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     The Pratt & Whitney J58 engine, coupled with the world’s most complex air inlet system, propelled the Blackbird aircraft seamlessly through an enormous range of speeds. Originally, she was a Navy project designed to power the Martin P6M SeaMaster flying boat. She would eventually be painstakingly adapted to work at Mach 3+ flight and see operation in something very different than a seaplane.

     The Blackbird aircraft is constructed of over 90% titanium. The engines, however, used materials which could withstand even higher temperatures. Pratt & Whitney turned to exotic nickel and cobalt-based alloys, like Inconel X (which was also be used in the skin of the X-15 rocket plane, Mercury Spacecraft and Apollo F-1 Engine combustion chamber), with some of these materials experiencing operating temperatures of 1,600 °F. Fluid lines were plated with gold or silver. The exhaust ejector was coated with a thermal insulating ceramic which would reach 3,200 °F, undergoing so much heat and pressure that it would never char.

     When the J58 fires its afterburner, the whole aft end of the engine glows orange like molten lava. These materials allowed the J58 to operate in afterburner indefinitely, which was required for Mach 3+ cruise. Most aircraft can not continuously operate the afterburner for more than a few minutes at a time without suffering a catastrophic failure.

     During development, engineers searched high and low to find a lubricant that could operate under such a wide range of temperatures. Finally, a silicone-based grease was found, which had the consistency of thick peanut butter at room temperature. Before engine start, this grease was preheated to further liquify it. For engine start, the J58 required the assistance of two Buick V-8 or Chevy Big Block housed in a start cart on the ground.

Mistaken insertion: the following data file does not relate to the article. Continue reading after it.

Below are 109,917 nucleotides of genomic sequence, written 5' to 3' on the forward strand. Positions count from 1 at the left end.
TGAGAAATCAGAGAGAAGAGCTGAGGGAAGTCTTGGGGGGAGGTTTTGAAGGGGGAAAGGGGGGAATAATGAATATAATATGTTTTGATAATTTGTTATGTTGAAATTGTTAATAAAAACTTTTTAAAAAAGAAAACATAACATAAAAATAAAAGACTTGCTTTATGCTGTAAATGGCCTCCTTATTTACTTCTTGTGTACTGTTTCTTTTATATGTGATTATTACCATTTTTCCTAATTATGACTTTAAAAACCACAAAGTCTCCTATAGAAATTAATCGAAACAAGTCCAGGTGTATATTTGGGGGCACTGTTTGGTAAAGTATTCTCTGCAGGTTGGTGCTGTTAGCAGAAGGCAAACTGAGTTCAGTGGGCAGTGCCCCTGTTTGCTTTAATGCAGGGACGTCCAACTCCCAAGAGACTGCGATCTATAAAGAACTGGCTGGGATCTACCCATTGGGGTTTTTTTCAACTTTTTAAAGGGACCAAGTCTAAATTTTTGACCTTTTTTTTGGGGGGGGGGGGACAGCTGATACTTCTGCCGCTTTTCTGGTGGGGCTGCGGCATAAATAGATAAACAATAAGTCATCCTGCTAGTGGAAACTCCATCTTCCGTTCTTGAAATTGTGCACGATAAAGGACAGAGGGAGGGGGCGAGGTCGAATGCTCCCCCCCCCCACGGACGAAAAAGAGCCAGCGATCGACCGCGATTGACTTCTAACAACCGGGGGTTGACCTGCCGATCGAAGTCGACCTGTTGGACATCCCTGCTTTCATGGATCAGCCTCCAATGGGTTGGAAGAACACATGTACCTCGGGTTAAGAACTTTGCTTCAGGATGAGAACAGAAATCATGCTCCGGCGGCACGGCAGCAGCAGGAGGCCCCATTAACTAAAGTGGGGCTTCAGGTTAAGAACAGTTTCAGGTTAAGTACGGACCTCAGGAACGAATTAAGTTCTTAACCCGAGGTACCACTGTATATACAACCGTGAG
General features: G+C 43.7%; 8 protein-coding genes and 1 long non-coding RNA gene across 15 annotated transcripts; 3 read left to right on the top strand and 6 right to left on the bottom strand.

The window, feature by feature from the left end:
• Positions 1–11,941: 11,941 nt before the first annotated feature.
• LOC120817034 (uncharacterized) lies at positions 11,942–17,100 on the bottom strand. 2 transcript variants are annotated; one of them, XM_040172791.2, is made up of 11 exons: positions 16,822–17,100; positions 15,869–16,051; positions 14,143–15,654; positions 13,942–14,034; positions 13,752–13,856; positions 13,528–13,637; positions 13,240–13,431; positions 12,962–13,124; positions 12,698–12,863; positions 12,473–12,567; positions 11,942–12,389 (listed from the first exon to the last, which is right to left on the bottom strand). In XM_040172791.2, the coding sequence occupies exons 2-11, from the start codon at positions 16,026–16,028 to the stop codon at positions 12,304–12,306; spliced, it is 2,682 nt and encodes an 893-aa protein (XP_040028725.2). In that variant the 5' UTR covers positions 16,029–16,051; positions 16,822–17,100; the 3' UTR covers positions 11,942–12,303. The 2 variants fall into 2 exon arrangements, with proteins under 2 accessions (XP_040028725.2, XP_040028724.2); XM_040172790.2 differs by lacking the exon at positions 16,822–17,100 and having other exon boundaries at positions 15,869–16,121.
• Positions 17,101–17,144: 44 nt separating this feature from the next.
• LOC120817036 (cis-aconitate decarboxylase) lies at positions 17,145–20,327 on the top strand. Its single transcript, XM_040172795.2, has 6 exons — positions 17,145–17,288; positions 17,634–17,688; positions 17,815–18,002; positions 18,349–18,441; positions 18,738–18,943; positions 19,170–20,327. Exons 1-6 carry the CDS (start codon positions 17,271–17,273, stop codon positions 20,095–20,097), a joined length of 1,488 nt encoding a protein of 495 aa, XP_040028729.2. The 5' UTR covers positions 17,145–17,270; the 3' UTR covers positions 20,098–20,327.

When the Blackbird cruised at Mach 3+, the compression of the air would cause incredible heating over the entire aircraft. The fuel inside the tanks would reach 350 °F. Normal JP-4 fuel would foam and possibly combust at these temperatures, so a special JP-7 fuel was developed with a special high flash point. Because of this high flash point, the J58 had a unique starting method. When the start cart had the engine spinning, a shot of Triethylborane (TEB) was injected into the combustion chamber. When TEB touches air, it explodes, which would cause the fuel in the engine to ignite, initiating engine start. Every time the pilot moved the throttle forward from idle, a shot of TEB was introduced into the combustion chamber. Additionally, every time the throttle was moved forward from full military power, teb was fired into the exhaust section of the engine to ignite the afterburner. 

     One of the most amazing parts of this engine is its compressor bypass system. When the aircraft flies at more than Mach 2.2, a series of large bypass tubes allow air from the inlet to bypass the compressor section, feeding it straight into the afterburner section, creating the majority of the engine’s thrust. However, this is not a true ramjet because even with these bypass tubes operate, air still flows through the compressor and combustion sections in a traditional manor. With these two concepts working together, we call the J58 a Turboramjet.

     The J58 could not do its job without an incredible inlet system. A supersonic shock wave builds up on the tip of the iconic cone that protrudes from the inlet. We call this cone a ‘spike’. Once air enters the inlet, it is forced into a system of shockwaves, diffusing the supersonic air, slowing the air to subsonic speed. This process creates a huge increase in air pressure, which can be fed into the engine, increasing its power and efficiency. This process is called pressure recovery. At Mach 1.6, the system of shockwaves inside the engine is optimized for maximum pressure recovery. When the aircraft accelerates faster than Mach 1.6, the spike has to retract into the inlet to properly shape balance the shockwaves to continue optimal pressure recovery through a range of speeds. The spike retracts 1.6’’ for each additional 0.1 Mach, and is retracted a total of 26’’ at full speed, Mach 3.2.